Skip all navigation Skip to page navigation

DHHS Home | A-Z Site Map | Divisions | About Us | Contacts

NC Department of Health and Human Services
NC Division of Public Health
N.C. Public Health Home

Diseases & Topics

Primary Amebic Meningoencephalitis

Naegleria fowleri (commonly referred to as the "brain-eating amoeba" or "brain-eating ameba"), is a free-living microscopic ameba, (single-celled living organism). It can cause a rare and devastating infection of the brain called primary amebic meningoencephalitis (PAM).

The ameba is commonly found in warm freshwater (e.g. lakes, rivers, and hot springs) and soil. Naegleria fowleri usually infects people when contaminated water enters the body through the nose. Once the ameba enters the nose, it travels to the brain where it causes PAM, which is usually fatal.

Infection typically occurs when people go swimming or diving in warm freshwater places, like lakes and rivers. In very rare instances, Naegleria infections may also occur when contaminated water from other sources (such as inadequately chlorinated swimming pool water or heated and contaminated tap water) enters the nose, for example when people submerge their heads or cleanse their noses during religious practices, and when people irrigate their sinuses (nose) using contaminated tap water.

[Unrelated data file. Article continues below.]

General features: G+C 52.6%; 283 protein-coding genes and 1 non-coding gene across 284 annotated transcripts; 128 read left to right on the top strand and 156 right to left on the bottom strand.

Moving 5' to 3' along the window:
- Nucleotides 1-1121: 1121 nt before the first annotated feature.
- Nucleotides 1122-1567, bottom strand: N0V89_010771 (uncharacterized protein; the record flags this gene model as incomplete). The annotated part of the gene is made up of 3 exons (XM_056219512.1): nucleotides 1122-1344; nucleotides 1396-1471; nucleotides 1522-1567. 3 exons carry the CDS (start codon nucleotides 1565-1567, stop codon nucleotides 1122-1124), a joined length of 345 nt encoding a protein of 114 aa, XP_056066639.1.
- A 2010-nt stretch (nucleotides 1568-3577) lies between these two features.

You cannot get infected from swallowing water contaminated with Naegleria.

Naegleria fowleri infections are rare. In the 10 years from 2006 to 2015, 37 infections were reported in the U.S. Of those cases, 33 people were infected by contaminated recreational water, 3 people were infected after performing nasal irrigation using contaminated tap water, and 1 person was infected by contaminated tap water used on a backyard slip-n-slide.

Personal actions to reduce the risk of Naegleria fowleri infection should focus on limiting the amount of water going up the nose. These actions could include:

  • Holding your nose or using nose clips when taking part in water-related activities;
  • Avoiding putting your head underwater in hot springs and other warm fresh water bodies;
  • Avoiding water-related activities in all warm freshwater bodies during periods of high water temperature; and
  • Avoiding digging in, or stirring up mud and scum while taking part in water-related activities in shallow, warm freshwater areas.

These prevention recommendations make common sense but are not based on any scientific testing, since the low number of infections makes it difficult to ever test whether they are effective.

Testing for Naegleria fowleri infection involves obtaining spinal fluid. CDC does not recommend testing for people without symptoms. For diagnostic assistance, specimen collection guidance, specimen shipping instructions, and treatment recommendations, clinicians should contact the CDC Emergency Operations Center at 770-488-7100.

For Additional Information